Social media aestheticizes mental health disorders

Ava Hosseini and Sonali Muthukrishnan, Senior Columnists

Content warning: This column contains discussion of mental illness. 

A perfectly-posed BeReal. A funny tweet about depression. A TikTok day-in-the-life. No matter the app, social media users are often exposed to beautified versions of strangers’ imperfect lives.

Certainly, discussing mental health on the internet through campaigns and casual content has increased awareness around these issues. However, social media also romanticizes mental health disorders and actively pushes away severely affected individuals. There is a fine line between communities destigmatizing the struggles of mental illness and glorifying them — a distinction many digital forums fail to acknowledge.

Condensing emotional health into a rosy social media post is just as disingenuous as ignoring those struggles entirely. Because social media is a game of comparison, we often only share the good aspects of our lives. However, mental health disorders cannot be fully encapsulated by aesthetic posts. 

“Social media makes it hard to avoid comparing against other people. … Social media can really push that in front of you, whether you’re looking for it or not,” said Michael Mackert, the director of the Center for Health Communication.

This comparative culture can cause those at the beginning of their mental health journey to feel unseen. Discussing mental health is hard. We all have different experiences and education levels on the subject, making it even harder to navigate an internet culture that oversimplifies disorders. 

“There’s a trend of making mental illness a trend. It’s a trend to be like to say things like ‘Oh, I’m gonna go off myself’ or saying (you’re) depressed when you’re not actually depressed,” said public health sophomore Chandni Bhagtaney. “So I think there is a culture of using (mental health terms) in an incorrect way and I think that is really unhealthy for people who are struggling with the same mental illnesses, for whom those words mean different things.”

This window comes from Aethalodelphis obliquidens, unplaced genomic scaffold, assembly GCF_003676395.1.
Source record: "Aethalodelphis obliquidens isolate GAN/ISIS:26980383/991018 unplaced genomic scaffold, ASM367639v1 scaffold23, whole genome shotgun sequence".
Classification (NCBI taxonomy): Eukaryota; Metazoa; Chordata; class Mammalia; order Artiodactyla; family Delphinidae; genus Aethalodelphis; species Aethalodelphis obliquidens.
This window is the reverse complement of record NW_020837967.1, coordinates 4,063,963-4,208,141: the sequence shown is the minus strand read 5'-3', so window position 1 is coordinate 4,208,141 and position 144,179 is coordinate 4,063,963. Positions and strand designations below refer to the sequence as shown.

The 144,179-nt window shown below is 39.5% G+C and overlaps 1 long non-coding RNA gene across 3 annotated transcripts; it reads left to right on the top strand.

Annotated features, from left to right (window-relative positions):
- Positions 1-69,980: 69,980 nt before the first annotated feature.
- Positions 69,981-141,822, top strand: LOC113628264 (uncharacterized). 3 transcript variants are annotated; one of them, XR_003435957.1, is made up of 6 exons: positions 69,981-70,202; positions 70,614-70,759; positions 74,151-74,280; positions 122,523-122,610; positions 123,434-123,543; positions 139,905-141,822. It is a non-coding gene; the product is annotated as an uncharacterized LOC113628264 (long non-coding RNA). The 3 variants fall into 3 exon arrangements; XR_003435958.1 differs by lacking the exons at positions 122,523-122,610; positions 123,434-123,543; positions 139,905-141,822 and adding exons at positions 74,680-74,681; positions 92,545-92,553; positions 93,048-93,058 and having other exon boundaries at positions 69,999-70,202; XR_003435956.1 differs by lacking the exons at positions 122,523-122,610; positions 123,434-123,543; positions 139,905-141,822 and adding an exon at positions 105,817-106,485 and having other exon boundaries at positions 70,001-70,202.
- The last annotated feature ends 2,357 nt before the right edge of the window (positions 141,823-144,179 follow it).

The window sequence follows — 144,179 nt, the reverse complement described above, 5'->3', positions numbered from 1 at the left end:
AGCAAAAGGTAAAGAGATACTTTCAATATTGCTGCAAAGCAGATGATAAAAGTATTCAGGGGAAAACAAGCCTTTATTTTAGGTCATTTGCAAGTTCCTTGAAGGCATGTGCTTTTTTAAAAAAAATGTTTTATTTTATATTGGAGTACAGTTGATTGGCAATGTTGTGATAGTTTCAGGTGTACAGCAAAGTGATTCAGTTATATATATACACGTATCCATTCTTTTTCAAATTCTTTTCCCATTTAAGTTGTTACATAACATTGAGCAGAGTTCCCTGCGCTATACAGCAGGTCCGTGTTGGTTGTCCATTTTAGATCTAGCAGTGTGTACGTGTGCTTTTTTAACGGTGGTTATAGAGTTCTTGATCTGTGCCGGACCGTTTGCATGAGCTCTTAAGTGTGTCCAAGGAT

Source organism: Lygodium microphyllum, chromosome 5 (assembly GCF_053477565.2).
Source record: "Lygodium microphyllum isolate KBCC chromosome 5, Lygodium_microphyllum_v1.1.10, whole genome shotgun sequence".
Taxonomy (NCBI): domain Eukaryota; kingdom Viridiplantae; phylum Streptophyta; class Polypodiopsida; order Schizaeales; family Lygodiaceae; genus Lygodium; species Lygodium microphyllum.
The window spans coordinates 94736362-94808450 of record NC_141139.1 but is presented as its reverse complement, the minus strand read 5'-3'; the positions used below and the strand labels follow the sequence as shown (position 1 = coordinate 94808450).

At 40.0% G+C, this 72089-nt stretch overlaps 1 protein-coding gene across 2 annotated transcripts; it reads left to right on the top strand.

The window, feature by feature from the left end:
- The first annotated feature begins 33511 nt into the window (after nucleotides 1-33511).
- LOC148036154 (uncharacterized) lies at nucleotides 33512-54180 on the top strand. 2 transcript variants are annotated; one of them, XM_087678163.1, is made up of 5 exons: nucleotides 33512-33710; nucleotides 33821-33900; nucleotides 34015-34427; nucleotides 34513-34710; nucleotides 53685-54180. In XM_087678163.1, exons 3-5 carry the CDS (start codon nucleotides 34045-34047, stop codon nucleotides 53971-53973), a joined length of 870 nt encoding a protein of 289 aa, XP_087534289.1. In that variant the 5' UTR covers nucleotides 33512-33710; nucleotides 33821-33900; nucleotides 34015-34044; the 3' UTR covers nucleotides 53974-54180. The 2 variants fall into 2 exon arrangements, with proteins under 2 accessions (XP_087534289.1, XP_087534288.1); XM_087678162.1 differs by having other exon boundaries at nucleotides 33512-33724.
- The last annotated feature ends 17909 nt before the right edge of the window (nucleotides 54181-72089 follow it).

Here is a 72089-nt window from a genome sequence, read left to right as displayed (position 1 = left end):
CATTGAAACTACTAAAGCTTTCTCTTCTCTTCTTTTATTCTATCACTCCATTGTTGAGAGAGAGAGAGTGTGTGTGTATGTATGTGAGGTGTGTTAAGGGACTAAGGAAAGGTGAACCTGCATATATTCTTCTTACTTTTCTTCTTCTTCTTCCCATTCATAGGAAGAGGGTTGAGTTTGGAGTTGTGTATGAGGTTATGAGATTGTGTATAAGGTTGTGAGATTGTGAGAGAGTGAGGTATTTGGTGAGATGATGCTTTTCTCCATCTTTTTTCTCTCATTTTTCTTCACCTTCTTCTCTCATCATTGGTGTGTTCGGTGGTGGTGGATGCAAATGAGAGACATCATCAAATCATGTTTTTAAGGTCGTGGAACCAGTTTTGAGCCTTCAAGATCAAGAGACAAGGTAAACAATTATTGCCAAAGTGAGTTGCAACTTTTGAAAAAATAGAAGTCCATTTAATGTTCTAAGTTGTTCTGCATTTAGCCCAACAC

By implying mental health labels affect everyone equally, we dismiss the severity of these disorders. 

“I think it makes it harder for the people in their life to maybe take them as seriously when they want to go to them for help,” Bhagtaney said. “And so that makes it probably causes somebody with their own struggles to be like what I’m going through is not that bad either. It also makes it harder to reach out for help because they feel like people aren’t going to take it seriously.”

A lack of standardized digital mental health terminology makes it difficult to understand mental health and reduce its stigma. Such vagueness also increases confusion around treatments or habits people can incorporate into their lifestyles to ease the overwhelming pressures associated with these disorders. 

While social media often oversimplifies mental health disorders, creating the perception that problems have quick fixes, achieving better mental health may require confronting what you’ve avoided. 

Posting about emotional crises can be an excuse for individuals to indulge in unhealthy behaviors that actually hurt them long-term. Creators may feel pressured to open up about their mental health just to gain followers online.  

“With the romanticization of mental (illness) comes this incentive to talk about mental health in a negative light in order to get views — so essentially clickbait,” said Ramya Nambala, a business freshman and YouTube content creator. “A creator could focus disproportionately on their negative mental health.”

Discussions about mental health require a level of sensitivity and awareness of the potential impact words and images have on others. To increase inclusivity around social media mental health discussions, we must be cognisant of others’ mental health experiences and journeys. It’s also important to use deliberate terminology and avoid diminishing others’ struggles. 

Furthermore, mental health content is accessible to individuals outside of intended audiences, so conversations must be constructive to improve overall social outcomes and destigmatize mental health. 

If you are struggling with depression or other mental health issues, it’s important to seek out professional help. Hiding behind aestheticized representations of mental illness online is a futile effort that replaces substantive action with a crutch.

Hosseini is an international relations freshman from Sugar Land, Texas. Muthukrishnan is a government and race, indigeneity and migration freshman from Los Gatos, California.